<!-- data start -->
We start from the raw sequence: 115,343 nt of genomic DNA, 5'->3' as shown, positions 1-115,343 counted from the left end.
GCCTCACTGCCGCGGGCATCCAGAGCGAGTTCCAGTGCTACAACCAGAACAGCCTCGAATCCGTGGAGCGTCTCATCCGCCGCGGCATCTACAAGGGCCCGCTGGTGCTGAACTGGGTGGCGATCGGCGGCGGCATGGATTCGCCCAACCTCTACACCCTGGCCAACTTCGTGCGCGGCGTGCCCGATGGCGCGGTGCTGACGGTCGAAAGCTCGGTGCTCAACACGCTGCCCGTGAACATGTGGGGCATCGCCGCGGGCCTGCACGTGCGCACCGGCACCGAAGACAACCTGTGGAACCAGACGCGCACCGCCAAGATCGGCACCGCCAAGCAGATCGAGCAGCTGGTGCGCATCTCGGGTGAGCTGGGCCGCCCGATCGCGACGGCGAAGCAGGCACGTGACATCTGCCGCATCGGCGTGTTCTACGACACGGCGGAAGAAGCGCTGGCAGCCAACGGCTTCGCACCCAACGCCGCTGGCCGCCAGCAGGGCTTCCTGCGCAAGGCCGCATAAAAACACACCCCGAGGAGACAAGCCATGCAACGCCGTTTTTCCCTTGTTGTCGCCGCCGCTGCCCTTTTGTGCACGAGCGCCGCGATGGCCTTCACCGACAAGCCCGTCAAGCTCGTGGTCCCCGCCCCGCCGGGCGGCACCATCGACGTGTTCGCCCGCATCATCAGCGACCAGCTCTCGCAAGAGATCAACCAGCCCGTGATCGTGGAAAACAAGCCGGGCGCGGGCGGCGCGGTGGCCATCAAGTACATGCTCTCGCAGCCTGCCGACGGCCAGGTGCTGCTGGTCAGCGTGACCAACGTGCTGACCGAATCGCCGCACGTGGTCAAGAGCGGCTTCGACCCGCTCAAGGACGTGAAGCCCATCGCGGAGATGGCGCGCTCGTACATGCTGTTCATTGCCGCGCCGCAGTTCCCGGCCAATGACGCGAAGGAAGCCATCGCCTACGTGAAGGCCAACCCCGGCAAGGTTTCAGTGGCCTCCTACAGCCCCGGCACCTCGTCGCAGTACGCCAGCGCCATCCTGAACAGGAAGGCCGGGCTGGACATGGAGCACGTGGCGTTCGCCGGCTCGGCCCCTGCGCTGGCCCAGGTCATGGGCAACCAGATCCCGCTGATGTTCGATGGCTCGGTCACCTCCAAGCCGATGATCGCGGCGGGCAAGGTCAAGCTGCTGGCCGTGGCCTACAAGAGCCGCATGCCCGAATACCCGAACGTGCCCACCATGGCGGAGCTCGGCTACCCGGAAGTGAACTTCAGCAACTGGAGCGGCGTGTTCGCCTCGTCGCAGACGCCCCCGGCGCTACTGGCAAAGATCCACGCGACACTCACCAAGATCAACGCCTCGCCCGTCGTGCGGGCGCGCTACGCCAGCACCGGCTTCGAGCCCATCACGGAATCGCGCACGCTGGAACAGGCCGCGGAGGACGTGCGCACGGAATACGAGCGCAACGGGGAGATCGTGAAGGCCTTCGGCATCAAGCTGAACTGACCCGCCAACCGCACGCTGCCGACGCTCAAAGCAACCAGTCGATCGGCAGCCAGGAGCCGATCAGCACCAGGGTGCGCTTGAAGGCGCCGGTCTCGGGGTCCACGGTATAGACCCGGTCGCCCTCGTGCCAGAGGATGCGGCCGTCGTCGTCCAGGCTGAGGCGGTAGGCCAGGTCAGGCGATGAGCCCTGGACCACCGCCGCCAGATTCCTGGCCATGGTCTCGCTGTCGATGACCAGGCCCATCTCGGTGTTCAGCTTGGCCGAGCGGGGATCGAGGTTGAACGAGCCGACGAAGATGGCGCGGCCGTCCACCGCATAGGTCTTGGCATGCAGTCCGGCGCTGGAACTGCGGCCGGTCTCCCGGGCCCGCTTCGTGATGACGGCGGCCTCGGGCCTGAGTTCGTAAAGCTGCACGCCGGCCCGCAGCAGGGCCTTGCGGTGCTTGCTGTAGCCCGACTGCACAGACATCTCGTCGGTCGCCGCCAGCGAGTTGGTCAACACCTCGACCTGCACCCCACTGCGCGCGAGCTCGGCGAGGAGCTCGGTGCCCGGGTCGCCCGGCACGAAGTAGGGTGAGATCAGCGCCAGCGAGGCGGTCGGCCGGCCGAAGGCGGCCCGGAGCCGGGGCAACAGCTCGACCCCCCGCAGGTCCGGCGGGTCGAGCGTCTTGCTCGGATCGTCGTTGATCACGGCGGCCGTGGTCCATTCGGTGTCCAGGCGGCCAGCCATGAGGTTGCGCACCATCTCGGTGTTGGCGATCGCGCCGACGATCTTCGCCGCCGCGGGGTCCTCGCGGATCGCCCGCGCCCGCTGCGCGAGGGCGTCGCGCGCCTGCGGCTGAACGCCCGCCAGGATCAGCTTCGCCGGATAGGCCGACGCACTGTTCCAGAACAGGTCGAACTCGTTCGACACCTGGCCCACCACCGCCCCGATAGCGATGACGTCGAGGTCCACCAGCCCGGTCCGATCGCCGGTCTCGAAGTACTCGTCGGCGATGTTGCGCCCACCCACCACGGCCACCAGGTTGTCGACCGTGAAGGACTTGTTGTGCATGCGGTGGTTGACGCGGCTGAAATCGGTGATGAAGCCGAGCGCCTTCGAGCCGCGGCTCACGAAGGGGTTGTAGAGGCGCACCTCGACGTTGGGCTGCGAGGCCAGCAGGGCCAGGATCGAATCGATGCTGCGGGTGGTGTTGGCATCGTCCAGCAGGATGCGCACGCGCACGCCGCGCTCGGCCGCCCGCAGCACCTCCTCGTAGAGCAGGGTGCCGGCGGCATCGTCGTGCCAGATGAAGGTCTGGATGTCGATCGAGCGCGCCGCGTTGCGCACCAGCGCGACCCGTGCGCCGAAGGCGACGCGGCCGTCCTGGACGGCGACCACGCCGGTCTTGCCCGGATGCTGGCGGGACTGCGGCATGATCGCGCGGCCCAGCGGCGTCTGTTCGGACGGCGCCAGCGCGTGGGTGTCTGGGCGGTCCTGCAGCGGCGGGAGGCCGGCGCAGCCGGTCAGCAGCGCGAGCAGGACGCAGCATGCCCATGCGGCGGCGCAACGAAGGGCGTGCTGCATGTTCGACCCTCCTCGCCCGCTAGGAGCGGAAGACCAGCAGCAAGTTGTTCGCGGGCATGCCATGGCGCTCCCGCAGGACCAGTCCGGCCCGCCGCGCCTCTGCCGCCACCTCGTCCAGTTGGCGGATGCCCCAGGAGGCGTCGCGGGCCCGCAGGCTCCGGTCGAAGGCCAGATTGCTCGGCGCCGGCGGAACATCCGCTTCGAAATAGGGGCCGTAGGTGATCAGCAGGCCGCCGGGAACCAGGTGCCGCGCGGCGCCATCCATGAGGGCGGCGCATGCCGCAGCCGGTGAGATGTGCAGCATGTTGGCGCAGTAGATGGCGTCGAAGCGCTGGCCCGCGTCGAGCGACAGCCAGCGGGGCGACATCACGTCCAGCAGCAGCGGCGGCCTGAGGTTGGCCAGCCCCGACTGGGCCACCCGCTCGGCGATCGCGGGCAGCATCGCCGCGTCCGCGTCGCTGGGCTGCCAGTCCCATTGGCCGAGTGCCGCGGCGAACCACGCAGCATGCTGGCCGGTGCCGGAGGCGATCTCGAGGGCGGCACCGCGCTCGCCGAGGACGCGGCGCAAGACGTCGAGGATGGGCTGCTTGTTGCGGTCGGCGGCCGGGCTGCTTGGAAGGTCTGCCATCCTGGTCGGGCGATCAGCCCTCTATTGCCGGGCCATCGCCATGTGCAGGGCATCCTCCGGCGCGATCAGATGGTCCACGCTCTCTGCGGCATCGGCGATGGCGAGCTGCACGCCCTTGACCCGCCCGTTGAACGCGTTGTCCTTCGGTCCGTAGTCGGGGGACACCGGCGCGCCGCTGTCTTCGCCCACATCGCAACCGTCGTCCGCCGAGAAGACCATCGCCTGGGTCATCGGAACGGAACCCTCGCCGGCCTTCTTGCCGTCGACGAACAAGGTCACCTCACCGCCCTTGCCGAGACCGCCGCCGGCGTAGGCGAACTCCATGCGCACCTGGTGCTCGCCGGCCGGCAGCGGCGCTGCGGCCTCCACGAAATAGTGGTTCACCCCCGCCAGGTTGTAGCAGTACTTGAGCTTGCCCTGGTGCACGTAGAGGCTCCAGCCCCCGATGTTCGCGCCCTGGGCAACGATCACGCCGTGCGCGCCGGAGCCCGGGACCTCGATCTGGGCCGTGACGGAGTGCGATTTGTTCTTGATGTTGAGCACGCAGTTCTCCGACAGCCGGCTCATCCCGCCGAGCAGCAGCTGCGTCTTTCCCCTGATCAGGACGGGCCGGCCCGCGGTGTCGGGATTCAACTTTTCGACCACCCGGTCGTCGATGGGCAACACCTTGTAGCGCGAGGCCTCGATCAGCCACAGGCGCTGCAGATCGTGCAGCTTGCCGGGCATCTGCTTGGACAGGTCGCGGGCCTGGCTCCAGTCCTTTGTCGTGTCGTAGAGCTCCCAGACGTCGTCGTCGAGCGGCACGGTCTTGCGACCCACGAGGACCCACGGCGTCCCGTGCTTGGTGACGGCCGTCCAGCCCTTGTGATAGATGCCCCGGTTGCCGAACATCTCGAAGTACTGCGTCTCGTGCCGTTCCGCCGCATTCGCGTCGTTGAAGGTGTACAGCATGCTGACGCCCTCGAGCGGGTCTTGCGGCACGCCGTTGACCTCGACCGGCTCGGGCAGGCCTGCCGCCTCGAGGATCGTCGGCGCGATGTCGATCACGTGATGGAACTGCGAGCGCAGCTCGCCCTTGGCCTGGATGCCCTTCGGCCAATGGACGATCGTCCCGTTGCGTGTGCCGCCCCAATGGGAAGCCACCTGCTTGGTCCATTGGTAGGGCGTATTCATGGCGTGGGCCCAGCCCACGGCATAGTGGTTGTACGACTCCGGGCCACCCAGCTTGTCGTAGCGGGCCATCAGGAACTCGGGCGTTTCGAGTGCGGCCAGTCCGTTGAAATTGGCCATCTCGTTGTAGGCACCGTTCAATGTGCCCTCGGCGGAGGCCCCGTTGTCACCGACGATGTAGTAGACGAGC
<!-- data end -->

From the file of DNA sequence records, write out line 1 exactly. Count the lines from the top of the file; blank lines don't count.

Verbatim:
We start from the raw sequence: 115,343 nt of genomic DNA, 5'->3' as shown, positions 1-115,343 counted from the left end.